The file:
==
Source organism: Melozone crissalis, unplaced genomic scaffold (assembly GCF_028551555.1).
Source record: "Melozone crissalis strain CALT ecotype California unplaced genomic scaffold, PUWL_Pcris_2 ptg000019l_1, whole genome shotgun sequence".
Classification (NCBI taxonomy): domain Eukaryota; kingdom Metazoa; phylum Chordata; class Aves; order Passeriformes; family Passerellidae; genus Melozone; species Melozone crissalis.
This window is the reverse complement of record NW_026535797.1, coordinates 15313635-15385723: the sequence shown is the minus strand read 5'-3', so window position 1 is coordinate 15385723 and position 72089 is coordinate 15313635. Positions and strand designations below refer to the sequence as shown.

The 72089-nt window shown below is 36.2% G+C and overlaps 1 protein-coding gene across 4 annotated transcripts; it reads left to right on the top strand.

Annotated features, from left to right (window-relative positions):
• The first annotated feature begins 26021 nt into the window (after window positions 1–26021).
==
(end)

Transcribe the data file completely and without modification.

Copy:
Source organism: Melozone crissalis, unplaced genomic scaffold (assembly GCF_028551555.1).
Source record: "Melozone crissalis strain CALT ecotype California unplaced genomic scaffold, PUWL_Pcris_2 ptg000019l_1, whole genome shotgun sequence".
Classification (NCBI taxonomy): domain Eukaryota; kingdom Metazoa; phylum Chordata; class Aves; order Passeriformes; family Passerellidae; genus Melozone; species Melozone crissalis.
This window is the reverse complement of record NW_026535797.1, coordinates 15313635-15385723: the sequence shown is the minus strand read 5'-3', so window position 1 is coordinate 15385723 and position 72089 is coordinate 15313635. Positions and strand designations below refer to the sequence as shown.

The 72089-nt window shown below is 36.2% G+C and overlaps 1 protein-coding gene across 4 annotated transcripts; it reads left to right on the top strand.

Annotated features, from left to right (window-relative positions):
• The first annotated feature begins 26021 nt into the window (after window positions 1–26021).